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Cuban Diva Omara Portuondo Feels As Strong As Ever On 'Last Kiss' World Tour

Omara Portuondo may be on her "Last Kiss" Tour, but the Cuban music matriarch says she plans to keep performing for as long as possible.
Johann Sauty
Courtesy of the artist
Omara Portuondo may be on her "Last Kiss" Tour, but the Cuban music matriarch says she plans to keep performing for as long as possible.

In 1996, Omara Portuondo was working on an album at Havana's famous recording studio, Egrem. Upstairs, American musician Ry Cooder was laying down tracks for Buena Vista Social Club, a project with veteran Cuban musicians like Compay Segundo. Portuondo was invited to come up and sing a duet with him. They sang "Veinte Anos," a song Portuondo learned as a child.

"Without rehearsal, this was a live recording. One take. It's unbelievable," says Cuban bandleader Juan de Marcos Gonzalez. He had scouted and rediscovered the older musicians for Buena Vista Social Club. But he says Portuondo was still a star on the island, and bringing her into the project was a dream.

"I remember that once, Mr. Ry Cooder told me, 'Omara is the Cuban Sarah Vaughan.' And I said to him, 'No, Sarah Vaughan was the American Omara Portuondo,'" Gonzalez says.

NPR met up with the legend herself at a downtown Los Angeles hotel the day she began her latest world tour, deemed "The Last Kiss." Now 88 years old, Portunodo sometimes sings answers to questions about her long career.

"Por eso, yo soy Cubana, y me muero siendo Cubana," she sings: "I'm Cuban, and I'll die Cuban."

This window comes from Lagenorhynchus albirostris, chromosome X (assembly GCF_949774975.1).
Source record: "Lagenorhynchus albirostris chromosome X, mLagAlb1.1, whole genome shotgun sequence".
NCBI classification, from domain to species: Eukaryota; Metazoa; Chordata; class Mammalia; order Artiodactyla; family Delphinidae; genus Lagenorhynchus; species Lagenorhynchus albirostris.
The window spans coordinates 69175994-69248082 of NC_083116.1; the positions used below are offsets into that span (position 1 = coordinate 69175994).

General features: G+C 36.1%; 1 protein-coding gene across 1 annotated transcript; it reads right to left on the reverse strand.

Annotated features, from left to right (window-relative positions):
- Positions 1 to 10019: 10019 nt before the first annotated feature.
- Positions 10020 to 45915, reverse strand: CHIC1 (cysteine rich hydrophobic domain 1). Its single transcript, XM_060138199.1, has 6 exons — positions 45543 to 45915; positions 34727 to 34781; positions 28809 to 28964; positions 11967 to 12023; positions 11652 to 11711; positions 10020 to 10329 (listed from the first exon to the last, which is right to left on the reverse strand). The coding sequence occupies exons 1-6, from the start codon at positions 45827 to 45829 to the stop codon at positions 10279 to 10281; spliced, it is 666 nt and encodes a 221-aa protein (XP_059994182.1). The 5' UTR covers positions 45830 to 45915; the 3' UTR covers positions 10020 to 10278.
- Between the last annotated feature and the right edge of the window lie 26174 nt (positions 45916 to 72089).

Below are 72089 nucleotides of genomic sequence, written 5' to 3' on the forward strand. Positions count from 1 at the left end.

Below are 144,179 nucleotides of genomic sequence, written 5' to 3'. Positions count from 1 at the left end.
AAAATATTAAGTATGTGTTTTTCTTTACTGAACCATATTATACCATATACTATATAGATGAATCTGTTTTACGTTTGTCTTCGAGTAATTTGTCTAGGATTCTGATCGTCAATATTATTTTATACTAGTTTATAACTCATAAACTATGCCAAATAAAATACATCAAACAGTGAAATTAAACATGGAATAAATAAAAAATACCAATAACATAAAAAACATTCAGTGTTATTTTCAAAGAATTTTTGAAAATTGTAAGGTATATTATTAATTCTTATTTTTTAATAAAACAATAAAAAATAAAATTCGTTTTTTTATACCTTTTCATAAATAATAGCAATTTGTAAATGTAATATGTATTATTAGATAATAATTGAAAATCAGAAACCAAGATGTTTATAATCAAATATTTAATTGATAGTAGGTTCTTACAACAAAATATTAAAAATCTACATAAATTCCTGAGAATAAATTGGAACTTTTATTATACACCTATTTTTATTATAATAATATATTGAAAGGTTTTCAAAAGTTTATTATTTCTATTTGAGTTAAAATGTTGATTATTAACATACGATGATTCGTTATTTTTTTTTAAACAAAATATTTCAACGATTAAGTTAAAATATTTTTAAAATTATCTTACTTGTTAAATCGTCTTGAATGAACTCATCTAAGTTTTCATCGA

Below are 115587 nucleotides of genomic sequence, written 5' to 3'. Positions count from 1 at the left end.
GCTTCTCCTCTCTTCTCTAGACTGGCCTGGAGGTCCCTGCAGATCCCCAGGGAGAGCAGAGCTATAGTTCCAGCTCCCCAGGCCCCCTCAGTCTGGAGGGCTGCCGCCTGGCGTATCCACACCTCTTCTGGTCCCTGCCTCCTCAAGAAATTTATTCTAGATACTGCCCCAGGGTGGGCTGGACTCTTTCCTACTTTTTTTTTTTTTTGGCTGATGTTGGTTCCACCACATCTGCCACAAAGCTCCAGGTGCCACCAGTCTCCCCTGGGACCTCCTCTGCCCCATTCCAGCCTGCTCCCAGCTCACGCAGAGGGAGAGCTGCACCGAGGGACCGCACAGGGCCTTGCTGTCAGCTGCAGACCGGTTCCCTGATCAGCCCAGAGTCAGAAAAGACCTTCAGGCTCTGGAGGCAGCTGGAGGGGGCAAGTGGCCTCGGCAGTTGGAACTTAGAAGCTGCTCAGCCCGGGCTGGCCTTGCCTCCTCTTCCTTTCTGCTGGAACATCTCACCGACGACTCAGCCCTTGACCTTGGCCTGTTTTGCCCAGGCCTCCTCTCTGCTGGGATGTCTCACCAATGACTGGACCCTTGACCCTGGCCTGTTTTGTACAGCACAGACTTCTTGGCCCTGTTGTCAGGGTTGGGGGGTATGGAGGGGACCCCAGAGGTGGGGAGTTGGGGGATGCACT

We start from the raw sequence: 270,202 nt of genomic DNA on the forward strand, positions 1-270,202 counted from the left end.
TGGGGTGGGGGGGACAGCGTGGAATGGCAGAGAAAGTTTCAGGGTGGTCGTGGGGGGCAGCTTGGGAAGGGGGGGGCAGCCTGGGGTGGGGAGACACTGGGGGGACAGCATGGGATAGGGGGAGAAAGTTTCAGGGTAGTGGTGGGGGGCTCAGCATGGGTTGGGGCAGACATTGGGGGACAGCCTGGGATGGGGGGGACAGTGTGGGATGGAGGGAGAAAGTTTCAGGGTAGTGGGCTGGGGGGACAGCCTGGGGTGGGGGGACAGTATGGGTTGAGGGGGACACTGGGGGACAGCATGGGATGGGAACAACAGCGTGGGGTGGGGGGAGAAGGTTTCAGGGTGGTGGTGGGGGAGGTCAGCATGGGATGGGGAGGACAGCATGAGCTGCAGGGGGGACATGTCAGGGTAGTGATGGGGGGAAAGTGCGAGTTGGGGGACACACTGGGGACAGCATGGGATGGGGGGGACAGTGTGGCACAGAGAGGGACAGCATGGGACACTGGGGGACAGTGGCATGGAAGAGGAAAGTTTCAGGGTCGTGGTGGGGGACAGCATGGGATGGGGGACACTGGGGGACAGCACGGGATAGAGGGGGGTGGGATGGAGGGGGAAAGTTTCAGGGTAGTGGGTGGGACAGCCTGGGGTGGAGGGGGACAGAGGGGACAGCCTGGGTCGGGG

Portuondo's first gig for her latest world tour was at LA's Regent Theater. Even though she was sitting, she had the audience clapping, dancing and singing along.

"Omara is the most important singer of our culture," Cuban pianist Roberto Fonseca, who performs with Portuondo on the tour, says. "She's able to do any Afro-Cuban style, Latin jazz, jazz, boleros, traditional Cuban music, rumba. She's magical, intense, pure, strong.The audience ... the public ... they are crying, smiling, dancing. All the time, she's making jokes."

"Yes, she's flirting with the audience the whole time," Alicia Adams, international program director for the John F. Kennedy Center for the Performing Arts in Washington, D.C. says. Adams brought Portuondo to the center's Cuban Arts Festival last year, and recalls seeing the singer peak out from beneath the curtain to wave to her fans. Adams says as relations between Cuba and the U.S. have morphed over the decades, Portuondo has always been a cultural ambassador.

"She spans before the revolution and after the revolution," Adams says. "From before, when there was much more ability to go back and forth, until later years, after the revolution, when things were not so easy in terms of that kind of travel."